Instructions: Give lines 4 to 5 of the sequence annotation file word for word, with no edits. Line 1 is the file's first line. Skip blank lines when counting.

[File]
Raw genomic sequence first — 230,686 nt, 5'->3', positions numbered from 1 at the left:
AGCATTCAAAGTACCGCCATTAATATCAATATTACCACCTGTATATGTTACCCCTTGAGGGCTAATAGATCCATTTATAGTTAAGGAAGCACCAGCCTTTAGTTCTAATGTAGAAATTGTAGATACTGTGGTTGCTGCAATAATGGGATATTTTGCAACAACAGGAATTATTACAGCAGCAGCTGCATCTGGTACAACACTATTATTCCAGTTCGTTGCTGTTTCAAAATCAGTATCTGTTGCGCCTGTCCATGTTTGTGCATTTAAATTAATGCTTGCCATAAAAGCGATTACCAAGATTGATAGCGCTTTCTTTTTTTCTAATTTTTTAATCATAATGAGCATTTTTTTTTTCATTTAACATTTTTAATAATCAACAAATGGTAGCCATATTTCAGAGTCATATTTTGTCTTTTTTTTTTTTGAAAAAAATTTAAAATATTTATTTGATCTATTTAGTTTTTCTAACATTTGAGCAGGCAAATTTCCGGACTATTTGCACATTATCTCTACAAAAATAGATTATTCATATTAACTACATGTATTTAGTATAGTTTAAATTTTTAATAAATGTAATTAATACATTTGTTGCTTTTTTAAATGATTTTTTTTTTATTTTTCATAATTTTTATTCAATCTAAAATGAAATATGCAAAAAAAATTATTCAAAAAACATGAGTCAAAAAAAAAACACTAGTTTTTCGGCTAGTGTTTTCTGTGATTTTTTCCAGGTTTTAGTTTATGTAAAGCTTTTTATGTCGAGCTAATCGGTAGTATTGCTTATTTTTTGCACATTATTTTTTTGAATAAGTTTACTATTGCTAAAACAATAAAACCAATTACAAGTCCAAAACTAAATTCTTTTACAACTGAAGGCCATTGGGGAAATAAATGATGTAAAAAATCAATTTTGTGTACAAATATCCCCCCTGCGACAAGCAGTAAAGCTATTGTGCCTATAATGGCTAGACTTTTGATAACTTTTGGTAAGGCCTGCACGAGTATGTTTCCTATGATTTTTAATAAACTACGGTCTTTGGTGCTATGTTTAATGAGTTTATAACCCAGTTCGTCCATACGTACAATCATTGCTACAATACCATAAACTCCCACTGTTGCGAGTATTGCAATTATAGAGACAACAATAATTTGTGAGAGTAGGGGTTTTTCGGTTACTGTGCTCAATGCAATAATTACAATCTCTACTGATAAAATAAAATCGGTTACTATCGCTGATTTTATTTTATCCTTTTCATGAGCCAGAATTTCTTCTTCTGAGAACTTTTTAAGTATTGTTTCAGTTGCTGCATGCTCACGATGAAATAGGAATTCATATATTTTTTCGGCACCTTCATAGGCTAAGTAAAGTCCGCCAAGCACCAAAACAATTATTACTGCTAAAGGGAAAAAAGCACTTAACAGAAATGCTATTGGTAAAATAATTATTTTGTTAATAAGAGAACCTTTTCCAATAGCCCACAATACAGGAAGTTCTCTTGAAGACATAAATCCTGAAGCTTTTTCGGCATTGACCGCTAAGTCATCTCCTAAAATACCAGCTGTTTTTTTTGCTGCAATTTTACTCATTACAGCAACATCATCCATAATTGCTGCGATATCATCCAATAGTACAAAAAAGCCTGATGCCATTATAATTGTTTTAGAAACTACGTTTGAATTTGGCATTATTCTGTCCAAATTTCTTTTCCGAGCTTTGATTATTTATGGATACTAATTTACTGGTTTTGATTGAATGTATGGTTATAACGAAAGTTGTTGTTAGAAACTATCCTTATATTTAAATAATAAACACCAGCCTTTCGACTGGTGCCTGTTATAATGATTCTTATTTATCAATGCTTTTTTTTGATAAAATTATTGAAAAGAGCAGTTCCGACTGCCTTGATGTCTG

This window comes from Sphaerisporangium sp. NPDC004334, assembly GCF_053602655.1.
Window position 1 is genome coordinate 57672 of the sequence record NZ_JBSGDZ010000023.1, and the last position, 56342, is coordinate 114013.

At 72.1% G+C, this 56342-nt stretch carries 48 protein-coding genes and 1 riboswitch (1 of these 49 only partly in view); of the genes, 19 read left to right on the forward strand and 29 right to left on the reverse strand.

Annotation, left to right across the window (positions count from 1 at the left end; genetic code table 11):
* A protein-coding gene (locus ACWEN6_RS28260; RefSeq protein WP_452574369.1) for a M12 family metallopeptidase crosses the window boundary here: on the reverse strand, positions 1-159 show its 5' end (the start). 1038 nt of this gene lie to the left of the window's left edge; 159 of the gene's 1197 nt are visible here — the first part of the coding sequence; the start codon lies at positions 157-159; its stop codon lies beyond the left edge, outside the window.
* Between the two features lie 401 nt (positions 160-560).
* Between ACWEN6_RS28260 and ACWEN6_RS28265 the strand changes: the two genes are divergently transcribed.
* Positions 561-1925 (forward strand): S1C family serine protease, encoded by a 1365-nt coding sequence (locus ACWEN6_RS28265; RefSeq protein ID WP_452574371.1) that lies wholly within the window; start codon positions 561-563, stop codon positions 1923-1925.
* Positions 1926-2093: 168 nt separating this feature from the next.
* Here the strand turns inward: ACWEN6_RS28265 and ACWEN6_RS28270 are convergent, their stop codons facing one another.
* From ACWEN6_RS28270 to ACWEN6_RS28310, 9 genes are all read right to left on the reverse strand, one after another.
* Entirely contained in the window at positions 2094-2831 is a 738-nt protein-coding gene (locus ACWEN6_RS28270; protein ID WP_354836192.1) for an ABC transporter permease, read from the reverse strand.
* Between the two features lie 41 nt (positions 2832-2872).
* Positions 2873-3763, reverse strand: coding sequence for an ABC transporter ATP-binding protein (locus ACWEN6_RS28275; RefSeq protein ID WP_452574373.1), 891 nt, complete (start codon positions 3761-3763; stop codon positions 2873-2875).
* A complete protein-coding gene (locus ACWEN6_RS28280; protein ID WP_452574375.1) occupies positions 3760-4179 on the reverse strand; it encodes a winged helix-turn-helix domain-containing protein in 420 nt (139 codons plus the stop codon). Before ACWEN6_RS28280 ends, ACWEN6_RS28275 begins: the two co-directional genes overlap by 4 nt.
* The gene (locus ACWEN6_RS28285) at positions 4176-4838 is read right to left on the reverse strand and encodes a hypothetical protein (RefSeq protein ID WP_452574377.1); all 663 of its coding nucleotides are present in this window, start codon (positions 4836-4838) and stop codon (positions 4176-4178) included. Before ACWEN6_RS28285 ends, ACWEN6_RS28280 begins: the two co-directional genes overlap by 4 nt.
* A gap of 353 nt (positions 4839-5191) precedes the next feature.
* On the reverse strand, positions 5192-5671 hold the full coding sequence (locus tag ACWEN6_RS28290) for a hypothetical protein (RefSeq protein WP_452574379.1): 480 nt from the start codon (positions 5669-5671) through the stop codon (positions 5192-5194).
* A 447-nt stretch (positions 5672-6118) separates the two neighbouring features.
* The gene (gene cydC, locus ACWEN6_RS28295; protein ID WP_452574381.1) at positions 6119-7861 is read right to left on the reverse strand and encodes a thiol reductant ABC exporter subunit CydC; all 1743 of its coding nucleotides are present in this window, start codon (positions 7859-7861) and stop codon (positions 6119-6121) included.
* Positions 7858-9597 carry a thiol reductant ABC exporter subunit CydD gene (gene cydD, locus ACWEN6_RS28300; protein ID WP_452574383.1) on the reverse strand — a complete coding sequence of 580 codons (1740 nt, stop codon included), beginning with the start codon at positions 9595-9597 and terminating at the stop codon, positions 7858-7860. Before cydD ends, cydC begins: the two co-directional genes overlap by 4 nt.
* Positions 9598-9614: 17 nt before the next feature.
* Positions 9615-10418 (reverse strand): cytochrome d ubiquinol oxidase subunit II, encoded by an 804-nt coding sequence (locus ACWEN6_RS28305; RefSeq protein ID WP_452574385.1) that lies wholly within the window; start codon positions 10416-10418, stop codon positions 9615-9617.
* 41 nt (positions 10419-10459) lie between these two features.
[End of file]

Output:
Window position 1 is genome coordinate 57672 of the sequence record NZ_JBSGDZ010000023.1, and the last position, 56342, is coordinate 114013.

At 72.1% G+C, this 56342-nt stretch carries 48 protein-coding genes and 1 riboswitch (1 of these 49 only partly in view); of the genes, 19 read left to right on the forward strand and 29 right to left on the reverse strand.